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Reflections on a Wandering Life.....

Wednesday, August 07, 2013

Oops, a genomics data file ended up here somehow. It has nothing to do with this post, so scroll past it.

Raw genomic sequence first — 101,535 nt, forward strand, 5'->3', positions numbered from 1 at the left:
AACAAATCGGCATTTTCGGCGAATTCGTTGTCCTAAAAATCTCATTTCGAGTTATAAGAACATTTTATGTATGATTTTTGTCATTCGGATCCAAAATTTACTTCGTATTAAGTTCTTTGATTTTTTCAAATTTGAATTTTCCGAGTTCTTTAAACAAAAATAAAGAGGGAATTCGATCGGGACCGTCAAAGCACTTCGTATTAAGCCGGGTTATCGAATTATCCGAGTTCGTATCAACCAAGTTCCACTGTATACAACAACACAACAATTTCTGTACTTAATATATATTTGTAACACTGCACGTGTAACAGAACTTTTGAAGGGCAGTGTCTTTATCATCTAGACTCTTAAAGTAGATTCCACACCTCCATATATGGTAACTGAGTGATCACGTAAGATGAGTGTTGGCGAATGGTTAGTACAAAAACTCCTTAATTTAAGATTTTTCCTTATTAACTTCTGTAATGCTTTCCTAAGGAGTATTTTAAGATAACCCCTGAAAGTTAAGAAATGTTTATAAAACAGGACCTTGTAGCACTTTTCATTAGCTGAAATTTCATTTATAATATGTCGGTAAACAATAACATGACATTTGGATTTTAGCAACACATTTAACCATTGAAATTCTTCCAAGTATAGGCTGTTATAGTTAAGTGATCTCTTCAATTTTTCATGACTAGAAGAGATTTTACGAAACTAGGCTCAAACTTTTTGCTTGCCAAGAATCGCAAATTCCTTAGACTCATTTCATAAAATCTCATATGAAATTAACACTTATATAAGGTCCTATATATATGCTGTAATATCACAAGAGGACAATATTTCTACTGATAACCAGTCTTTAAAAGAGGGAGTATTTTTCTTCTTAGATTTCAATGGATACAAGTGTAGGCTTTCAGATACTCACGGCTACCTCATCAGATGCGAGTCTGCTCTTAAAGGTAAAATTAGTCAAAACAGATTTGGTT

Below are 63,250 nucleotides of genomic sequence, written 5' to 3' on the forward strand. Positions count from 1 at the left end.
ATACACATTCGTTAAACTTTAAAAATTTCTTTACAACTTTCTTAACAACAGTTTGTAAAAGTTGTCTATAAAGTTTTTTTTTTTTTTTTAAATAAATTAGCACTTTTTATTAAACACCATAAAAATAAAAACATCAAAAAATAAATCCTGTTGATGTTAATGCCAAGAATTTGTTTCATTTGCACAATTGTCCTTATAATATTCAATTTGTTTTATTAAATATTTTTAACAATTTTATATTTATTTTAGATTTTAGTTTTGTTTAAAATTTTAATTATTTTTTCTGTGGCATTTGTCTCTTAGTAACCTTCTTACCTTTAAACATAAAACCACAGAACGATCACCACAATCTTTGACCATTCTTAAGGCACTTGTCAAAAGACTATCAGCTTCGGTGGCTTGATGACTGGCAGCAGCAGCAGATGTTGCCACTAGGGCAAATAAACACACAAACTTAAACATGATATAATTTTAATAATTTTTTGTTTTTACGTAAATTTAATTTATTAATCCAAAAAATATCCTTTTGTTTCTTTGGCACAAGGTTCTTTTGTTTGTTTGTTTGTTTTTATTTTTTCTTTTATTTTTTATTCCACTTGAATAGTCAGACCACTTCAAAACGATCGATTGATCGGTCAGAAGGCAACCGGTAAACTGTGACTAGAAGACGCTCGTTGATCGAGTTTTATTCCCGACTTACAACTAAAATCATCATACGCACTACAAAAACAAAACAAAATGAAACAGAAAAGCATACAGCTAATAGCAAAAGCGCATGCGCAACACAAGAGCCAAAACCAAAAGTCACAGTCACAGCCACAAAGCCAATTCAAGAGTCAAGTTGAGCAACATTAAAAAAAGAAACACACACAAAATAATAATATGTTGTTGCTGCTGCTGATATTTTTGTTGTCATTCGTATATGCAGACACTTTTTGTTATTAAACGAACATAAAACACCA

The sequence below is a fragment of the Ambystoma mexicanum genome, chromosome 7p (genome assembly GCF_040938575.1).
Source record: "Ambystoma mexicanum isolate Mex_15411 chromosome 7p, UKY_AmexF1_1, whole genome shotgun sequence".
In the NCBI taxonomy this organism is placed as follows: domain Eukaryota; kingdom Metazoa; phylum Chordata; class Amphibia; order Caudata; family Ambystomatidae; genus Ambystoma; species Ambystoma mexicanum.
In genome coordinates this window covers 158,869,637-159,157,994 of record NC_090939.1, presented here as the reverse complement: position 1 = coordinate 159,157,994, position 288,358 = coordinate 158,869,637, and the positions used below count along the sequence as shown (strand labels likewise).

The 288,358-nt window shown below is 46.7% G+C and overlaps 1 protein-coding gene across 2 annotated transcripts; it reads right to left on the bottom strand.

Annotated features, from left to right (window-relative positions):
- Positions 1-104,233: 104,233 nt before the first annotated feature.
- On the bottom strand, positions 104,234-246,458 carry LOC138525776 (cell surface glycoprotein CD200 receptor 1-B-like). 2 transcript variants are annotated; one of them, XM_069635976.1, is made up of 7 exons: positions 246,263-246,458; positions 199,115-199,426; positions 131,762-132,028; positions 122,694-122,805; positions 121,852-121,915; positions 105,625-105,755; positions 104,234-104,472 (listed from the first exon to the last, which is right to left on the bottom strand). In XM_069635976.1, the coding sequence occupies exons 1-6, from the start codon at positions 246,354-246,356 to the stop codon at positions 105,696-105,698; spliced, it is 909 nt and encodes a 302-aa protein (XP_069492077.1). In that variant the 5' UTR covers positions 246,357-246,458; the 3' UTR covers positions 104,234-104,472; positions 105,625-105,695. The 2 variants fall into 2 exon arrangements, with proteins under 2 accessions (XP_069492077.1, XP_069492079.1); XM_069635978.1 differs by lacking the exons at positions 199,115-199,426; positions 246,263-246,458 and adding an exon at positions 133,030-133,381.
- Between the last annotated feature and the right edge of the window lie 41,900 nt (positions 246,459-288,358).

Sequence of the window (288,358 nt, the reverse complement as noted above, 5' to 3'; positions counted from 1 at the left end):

I walked into a restaurant the other day, and sat down to order something. The waitress started speaking to me in Russian. I said to her (in Mandarin). "I'm sorry, I don't speak Russian." She panicked. She started looking around for someone to help her. Her response was a bit annoying, but it also struck me funny. She was obviously worried because, since I didn't speak Russian, I must be an English speaker, and she didn't speak English. But there was no reason for her to worry. After all, when I told her I didn't speak Russian, I wasn't speaking English. I was speaking Chinese. In fact, I had not spoken a word of English. I said to her slowly in Mandarin, "Do you speak Chinese?" She breathed a sigh of relief. In fact, she was Mongolian. Chinese was not her first language. I heard her telling her coworkers, "He speaks Chinese better than I do." That, of course, was nonsense. Mongolians go to school in Mongolian (unless they live in a totally Han community). The go to school in Mongolian throughout their elementary, middle school, and high school years, and if they want to, throughout their college years. But they all study Mandarin one hour a day. In today's Inner Mongolia, where many shopkeepers are Chinese, that is going to make you basically a native speaker. It depends on the individual, of course. I have met Mongolians who seemed much more attached to English than Mandarin, but they are the exception. Most Mongolians speak Mongolian and Mandarin. Their level of Mandarin proficiency really depends on the extent to which they themselves want to be integrated into Chinese society. If they prefer to study in a Mongolian university and live a Mongolian life, they can do that. But if they are good students, and they want to go to a top university in Beijing, they will obviously become quite good at Mandarin. But it struck me that this young lady, whose Chinese is obviously very good, has grown up in an environment where her Mandarin is always seen as "substandard," since it is not as native as that of her Han neighbors. So she thinks her Chinese is not very good, when in fact, she is basically a native speaker.

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